By Bob Wilkiewicz
Nostalgia Super Stock Inc. Staff
The teacher has left the classroom but you can be sure there’s still a lot of learning going on.
After purchasing the ‘Teacher’s Pet II’ 1963 Plymouth from Dallas Peffley 15 years ago and joining Nostalgia Super Stock Inc., Bob Durling has made his stewardship of the car a continual process of improvement.
“You know how we are as racers,” said Durling, who had ran the car at approximately 11 seconds. “We can’t live without having to do something to the cars.”
For Durling, that something has included increasing the engine size to 500 cubic inches, tightening up the action of the torque converter and like thousands of Mopar racers before, changing the rear axle from the stock 8 3/4 to the more durable Dana 60 while keeping the same 4:10 to 1 ratio.
So somehow….. the horsepower has increased to a dyno-measured 730 horsepower with 680 feet-pounds of torque. This results in mid 10-second passes in summer heat and an an all-time best elapsed time of 10.32 seconds.
At the same time, however, Durling remains committed to the concept of keeping accurate appearances, such as running a period-correct crossram intake manifold and Carter carburetors.
“It’s 500 cubic inches masquerading as a 426 because that’s the name of the game,” said Durling. “Because looking old and going fast is what people want to see. When I write 426 cubic inches on the tech card my wife (Diana) sometimes asks how I can do that.
“Anyone who knows what’s going on understands that we can’t get these kind of numbers out of the small motors. I say, ‘when people go to the movies do they actually believe it’s real? This is a show.”
And Durling is a good enough showman that he and Teacher’s Pet II recently were runner-up in the Chicago-style final at Central Illinois Raceway (Havana) at its Spring Nostalgia event.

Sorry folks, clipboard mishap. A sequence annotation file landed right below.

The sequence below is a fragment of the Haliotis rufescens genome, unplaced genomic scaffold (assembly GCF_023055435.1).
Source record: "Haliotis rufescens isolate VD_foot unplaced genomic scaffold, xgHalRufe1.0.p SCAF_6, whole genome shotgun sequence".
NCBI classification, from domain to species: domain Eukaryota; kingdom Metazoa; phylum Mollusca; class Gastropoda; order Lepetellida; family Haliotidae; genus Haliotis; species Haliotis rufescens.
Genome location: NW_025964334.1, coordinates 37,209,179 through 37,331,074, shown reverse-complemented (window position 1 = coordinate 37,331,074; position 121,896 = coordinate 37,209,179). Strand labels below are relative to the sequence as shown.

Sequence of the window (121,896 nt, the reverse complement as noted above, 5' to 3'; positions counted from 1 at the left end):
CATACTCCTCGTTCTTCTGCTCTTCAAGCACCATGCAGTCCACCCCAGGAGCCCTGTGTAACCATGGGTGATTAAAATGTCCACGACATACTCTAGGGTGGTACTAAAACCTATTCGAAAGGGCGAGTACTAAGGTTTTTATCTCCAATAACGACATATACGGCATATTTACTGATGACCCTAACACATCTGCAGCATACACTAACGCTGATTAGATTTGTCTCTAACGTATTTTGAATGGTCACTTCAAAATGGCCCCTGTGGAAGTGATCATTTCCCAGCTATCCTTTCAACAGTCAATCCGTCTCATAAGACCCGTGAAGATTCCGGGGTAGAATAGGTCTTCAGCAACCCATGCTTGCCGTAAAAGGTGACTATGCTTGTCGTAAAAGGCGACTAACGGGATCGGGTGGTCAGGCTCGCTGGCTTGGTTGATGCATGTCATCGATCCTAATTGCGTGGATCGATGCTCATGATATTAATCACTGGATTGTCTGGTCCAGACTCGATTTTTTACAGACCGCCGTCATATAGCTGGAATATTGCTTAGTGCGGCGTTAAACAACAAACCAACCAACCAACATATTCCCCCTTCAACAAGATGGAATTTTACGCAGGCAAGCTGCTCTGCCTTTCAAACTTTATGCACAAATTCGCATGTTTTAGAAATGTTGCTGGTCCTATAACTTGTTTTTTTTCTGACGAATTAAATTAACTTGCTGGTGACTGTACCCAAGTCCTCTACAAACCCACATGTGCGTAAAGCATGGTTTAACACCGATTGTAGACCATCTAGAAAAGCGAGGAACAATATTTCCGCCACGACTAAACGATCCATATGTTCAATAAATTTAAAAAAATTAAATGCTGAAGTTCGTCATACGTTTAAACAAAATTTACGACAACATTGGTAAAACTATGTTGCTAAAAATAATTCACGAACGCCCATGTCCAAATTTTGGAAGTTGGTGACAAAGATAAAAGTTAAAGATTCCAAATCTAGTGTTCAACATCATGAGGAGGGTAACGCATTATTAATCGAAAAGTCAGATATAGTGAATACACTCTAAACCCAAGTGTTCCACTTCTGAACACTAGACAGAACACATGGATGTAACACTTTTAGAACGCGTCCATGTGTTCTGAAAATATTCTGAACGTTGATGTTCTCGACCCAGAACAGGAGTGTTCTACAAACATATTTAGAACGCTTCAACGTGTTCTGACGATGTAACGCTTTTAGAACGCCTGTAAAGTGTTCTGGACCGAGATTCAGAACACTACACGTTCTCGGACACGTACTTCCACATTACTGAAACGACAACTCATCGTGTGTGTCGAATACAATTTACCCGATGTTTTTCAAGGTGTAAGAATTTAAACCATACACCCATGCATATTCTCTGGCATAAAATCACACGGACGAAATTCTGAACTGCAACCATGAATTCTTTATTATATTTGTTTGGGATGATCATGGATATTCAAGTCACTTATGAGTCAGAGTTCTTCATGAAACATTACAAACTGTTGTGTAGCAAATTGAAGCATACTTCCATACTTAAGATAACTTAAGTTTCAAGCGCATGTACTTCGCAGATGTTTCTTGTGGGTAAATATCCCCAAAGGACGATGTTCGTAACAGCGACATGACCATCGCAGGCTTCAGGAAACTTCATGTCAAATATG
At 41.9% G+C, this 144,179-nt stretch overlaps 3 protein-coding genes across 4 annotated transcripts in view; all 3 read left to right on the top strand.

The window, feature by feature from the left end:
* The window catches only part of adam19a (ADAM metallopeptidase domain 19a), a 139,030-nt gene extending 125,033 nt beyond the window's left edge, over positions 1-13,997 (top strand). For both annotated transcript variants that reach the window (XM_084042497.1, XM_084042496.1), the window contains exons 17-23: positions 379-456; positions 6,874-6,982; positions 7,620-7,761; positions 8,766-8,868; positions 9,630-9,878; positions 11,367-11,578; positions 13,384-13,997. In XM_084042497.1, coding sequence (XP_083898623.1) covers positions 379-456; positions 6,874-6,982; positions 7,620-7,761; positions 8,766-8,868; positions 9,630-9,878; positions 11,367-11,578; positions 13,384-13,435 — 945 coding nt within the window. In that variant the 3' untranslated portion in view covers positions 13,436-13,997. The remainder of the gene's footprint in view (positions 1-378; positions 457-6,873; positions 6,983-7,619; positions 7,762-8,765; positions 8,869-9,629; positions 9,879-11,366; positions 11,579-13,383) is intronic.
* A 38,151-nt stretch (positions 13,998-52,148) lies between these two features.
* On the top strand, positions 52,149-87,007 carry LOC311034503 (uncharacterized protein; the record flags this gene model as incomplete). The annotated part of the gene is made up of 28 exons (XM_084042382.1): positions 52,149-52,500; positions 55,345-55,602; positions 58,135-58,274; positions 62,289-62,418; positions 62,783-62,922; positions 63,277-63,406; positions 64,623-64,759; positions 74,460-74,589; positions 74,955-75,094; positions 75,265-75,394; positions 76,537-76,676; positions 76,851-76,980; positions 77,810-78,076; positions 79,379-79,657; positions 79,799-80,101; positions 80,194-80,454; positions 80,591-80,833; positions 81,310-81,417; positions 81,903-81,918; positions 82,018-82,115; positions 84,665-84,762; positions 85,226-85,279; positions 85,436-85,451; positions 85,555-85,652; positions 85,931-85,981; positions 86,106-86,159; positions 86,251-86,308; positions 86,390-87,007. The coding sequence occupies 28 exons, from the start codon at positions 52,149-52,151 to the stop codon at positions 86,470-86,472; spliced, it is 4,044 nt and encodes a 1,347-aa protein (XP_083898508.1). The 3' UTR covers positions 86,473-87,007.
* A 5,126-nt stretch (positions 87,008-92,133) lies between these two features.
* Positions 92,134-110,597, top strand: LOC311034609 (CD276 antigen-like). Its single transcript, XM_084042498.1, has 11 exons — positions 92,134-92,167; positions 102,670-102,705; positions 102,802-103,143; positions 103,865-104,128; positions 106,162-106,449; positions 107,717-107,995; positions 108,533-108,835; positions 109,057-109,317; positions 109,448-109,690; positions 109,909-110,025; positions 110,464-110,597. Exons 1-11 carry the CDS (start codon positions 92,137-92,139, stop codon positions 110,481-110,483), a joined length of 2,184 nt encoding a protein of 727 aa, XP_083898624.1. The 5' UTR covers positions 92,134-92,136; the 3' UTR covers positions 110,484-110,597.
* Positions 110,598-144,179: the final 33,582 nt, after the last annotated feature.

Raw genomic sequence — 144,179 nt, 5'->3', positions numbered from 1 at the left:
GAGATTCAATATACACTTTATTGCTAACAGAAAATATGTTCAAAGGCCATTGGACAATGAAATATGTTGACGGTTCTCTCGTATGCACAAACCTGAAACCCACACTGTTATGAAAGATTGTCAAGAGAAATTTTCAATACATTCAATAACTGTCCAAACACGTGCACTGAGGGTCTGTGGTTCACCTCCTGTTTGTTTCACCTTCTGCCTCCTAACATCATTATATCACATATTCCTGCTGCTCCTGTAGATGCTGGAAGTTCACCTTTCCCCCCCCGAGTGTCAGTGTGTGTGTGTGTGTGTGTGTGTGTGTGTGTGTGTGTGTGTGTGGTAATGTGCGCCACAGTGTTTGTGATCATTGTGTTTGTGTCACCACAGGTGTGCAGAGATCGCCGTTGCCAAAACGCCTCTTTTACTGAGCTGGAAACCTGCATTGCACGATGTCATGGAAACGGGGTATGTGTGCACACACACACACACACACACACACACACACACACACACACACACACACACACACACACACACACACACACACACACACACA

Durling’s approach to racing has been the middle path.
“I want to go reasonably fast at a reasonable cost and have to work on the car once or twice a season,” he said. “I have no desire to go crazy fast, spend a lot of money and have to work on the car all the time.”
And consistent with that philosophy, his working career has also been the middle path. He worked as a front line mechanic for a General Motors dealership for 20 years before clocking another 20 years as a instructor of automotive technology at Lincoln Technical College.
Recently he took a position as a field service representative for the Hoosier chapter of the Triple A Motor Club.
“For no particular reason I just thought it was time for a change,” he said. “I work with some great people. My boss doesn’t micro-manage; most of the time he doesn’t even know where I am. As long as we achieve a good end result things are fine.
“Why would I retire? To do what? Perhaps there might be a change later but I haven’t decided on anything.”
One possible scenario would be for his son, Ben, a veteran of 18 years in the United States Marine Corps, to drive ‘Teacher’s Pet’ after his retirement.
“He’s a killer on the ‘tree, “said Durling. “Recently we had a little outing and in eight rounds his worst reaction time was 0.027. But he needs to learn to drive the finish line better.”